The title suggests a contest like Star Search, but the UK’s Channel 4 series Star Test was an interview show with a gimmick: a bleeping and whirring computer host. The guest sat alone in a big, white, reverb-y room with stained glass windows and potted plants (a budget version of the room at the end of 2001? a sanitized Cathode Ray Mission from Videodrome?), choosing categories from a touchscreen menu and fielding questions that were more often insipid (“When did you last cut your toenails?”) than inspired. Wendy James of Transvision Vamp, Bernard Sumner of New Order, and Peter Gabriel all sat in this sterile technochapel and took part in its weird ritual.
YouTube user Tony Payne uploaded the Julian Cope episode of Star Test last week. Aired on June 13, 1989, it picks up right where Cope’s autobiography Head-On left off, with Ian McCulloch refuting a fortune-teller’s prediction by living through his 30th birthday that May.
Cope was then between his late-80s pop confections, Saint Julian and My Nation Underground, and his unpolished early-90s deep skull dives, Skellington and Droolian, which prepared the way for the prophetic Peggy Suicide trilogy. Unhurried, slightly bored, and whip-smart, he dispatches some questions with a few syllables—Hell is “a loop tape of U2,” the person with the most power over him is “me”—and uses others to propel himself to sublime heights most other musicians don’t even know are there:
What’s the best reason for being alive?
Um… just ‘cause it’s such a break, you know? I just think this is the best break that anybody could give anybody, and I kind of, I feel that with all the people who are in such a bad place, a bad position in the world, you know, that I’ve got to be good at being what I am, ‘cause it’s like—as an analogy, say life is like a play or something. I’m standing at the front, somebody’s given me a really good ticket, so it’s my duty to enjoy the play I’m in, because it’s rude of me not to, ‘cause there’s all these people starving around the world. They’re the people who’ve got a really, really bad break, and they’re standing at the back, and they’re all smaller than everybody else, and they can’t see over, so they never even get to see what life is, they never even got to see the start, you know?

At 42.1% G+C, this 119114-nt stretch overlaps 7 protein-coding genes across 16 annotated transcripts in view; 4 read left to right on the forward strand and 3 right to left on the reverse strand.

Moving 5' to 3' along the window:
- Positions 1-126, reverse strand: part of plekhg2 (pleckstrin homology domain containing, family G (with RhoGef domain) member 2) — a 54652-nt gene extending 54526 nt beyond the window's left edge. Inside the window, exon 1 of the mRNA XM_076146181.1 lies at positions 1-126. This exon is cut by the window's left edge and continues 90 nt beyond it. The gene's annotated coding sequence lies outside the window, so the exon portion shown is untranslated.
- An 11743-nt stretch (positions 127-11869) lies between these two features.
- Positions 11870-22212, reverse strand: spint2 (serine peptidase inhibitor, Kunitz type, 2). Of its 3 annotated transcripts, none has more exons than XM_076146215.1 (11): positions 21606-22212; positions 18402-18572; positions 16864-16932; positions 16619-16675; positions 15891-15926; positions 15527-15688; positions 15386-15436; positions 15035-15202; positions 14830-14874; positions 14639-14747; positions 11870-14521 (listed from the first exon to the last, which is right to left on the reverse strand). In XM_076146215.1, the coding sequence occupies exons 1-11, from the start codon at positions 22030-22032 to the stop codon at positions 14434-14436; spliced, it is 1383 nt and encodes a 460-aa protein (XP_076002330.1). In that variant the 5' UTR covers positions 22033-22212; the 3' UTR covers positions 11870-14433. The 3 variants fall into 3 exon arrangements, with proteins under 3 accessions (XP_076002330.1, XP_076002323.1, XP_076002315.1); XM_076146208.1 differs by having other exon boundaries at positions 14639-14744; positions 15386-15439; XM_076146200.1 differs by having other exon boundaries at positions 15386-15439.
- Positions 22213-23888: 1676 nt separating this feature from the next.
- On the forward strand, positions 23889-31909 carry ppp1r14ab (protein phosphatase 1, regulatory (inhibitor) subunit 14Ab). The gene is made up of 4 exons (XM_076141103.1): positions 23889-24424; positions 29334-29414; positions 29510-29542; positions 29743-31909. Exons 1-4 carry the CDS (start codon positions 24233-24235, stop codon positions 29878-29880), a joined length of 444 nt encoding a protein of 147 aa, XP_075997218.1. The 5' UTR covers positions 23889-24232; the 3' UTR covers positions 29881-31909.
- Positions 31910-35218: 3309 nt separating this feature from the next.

People just say, “Work, and you’ve got a chance.” That’s complete garbage; it’s just rudeness. There’s so much rudeness. So much rudeness in our society, as well, which really kind of gets to me. Some people, they just physically can’t get it together, they can’t mentally get it together, you know? I’ll apologize for them if it makes, kind of, people in power feel any better. Sometimes you can’t get out of your room. Sometimes the world just completely bewilders you and does your head in, you know? And going out is the same as being dragged and knocked senseless by a bunch of muggers, and that’s just sometimes they way it is.
How do you react to criticism?
I really like a good slag-off, ‘cause a good slag-off can really kinda like erupt you inside. And you can be full of crap a lot of the time; you need to have somebody kickin’ around inside you. If there’s no friction in what you do, then there’s no way that you’re gonna get on, you know? The best way to make great art is to have it trivialized by other people as much as possible—that way, you fight, and fight, and fight.
What is your most wicked fantasy?
My most wicked fantasy? An evil fantasy? Well, if it’s a fantasy, maybe my most evil fantasy is that the white race doesn’t actually belong here, and was put here to mess everybody up, and everything that I do as like a total kind of WASP that I am is gonna destroy the rest of the world with its half-assed evangelical calling. But I don’t even know if that’s a fantasy, see, ‘cause I kind of believe that.
You see, the Drude is dispensing the psychedelic wisdom you need for your life, in a convenient 25-minute TV dose. (The show is half as long as it appears to be—like the Circle Jerks’ Group Sex cassette, it plays through twice in a row.)